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Armed Forces and NHS Digital explore electronic transfer of health records

Image credit: PA

Armed Forces and NHS Digital explore electronic transfer of health records

The Armed Forces and NHS Digital are working together to explore the electronic transfer of the primary healthcare records of new army recruits.

In evidence given last week to the Public Accounts Committee, Lt Gen Richard Nugee, chief of defence people at the Ministry of Defence, told MPs that the Armed Forces had recently reached agreement with NHS Digital on a proposed new data-sharing arrangement.

In the near future, according to Nugee, the GP records of army recruits will be transferred digitally to Defence Medical Services (DMS) – the umbrella organisation for all medical and dental personnel across the Army, Navy, and RAF. Because DMS is not part of the NHS, individual GPs must currently sign off the transfer of patient records and then send them through the post, he added, which often “takes a very long time”.

This slows down the speed with which the Army can enrol new soldiers by delaying the necessary medical screening of recruits conducted by DMS, according to Nugee.

 “By getting the NHS to agree that we are a bona fide GP, to all intents and purposes, they can now transfer records, because doing so between GPs within the NHS is relatively easy – because it is all one system,” he said. “We will shortly get NHS Digital records that we can look at much more quickly. It is absolutely something we have recognised – [that] how long it is taking is unacceptable.”

Holyrood’s sister site, PublicTechnology, understands that work is still at an exploratory stage, and that the seamless transfer will only be possible after further progress on the MoD’s Cortisone project to equip DMS with a new medical information system.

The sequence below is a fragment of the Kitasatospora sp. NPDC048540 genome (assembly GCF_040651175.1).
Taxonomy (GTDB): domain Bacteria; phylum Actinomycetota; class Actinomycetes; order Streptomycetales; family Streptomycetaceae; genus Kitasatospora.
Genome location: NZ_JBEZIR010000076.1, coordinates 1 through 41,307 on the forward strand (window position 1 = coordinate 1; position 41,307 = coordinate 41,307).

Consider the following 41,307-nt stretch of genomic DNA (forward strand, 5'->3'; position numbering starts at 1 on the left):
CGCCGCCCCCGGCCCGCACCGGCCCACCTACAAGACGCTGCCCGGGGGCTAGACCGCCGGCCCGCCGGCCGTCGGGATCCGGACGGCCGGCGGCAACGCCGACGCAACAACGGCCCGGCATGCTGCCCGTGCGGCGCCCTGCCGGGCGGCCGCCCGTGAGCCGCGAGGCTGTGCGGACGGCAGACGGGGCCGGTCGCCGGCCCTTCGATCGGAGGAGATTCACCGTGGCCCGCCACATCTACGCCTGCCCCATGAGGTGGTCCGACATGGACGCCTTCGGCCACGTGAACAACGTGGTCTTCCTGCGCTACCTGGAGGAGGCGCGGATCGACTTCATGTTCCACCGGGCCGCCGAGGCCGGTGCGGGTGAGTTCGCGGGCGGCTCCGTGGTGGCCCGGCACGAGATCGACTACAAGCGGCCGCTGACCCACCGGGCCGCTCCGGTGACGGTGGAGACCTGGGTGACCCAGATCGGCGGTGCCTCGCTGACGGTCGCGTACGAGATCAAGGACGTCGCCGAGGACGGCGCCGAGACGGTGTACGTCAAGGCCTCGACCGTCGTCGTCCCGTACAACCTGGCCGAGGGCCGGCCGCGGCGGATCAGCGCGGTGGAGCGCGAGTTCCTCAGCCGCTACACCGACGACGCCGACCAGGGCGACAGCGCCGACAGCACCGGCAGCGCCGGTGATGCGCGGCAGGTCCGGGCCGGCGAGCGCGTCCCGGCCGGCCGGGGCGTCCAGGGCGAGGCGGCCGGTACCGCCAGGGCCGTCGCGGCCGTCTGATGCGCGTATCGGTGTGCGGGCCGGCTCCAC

The project is intended to bring together a range of off-the-shelf products and create an integrated electronic record system, covering the primary and secondary care, mental health, occupational health, dental, and rehabilitation data of forces personnel.

Launched in late 2015, Cortisone was reset in the autumn of 2017, after the MoD chose not to award a key contract covering certain evaluation and integration work.

According to a high-level design plan published last year by the government, once the project reaches fruition, the new system “will provide DMS with an integrated and flexible capability that enables the business to realise a digital transformation in the delivery of healthcare within defence”.

Development and delivery work on Cortisone is ongoing – supported by NHS Digital. A timeline published by the MoD last year estimates that a “primary care solution” will go live in the second half of 2019.  Once this system is fully operational, the Armed Forces will then be able to access and port over electronic GP records as described by Nugee, it is understood.

DMS and NHS Digital have worked together for about 10 years, during which time the two have been able to establish a degree of connection between NHS and Armed Forces systems. This has permitted the electronic transfer of certain information, including referrals and test results.

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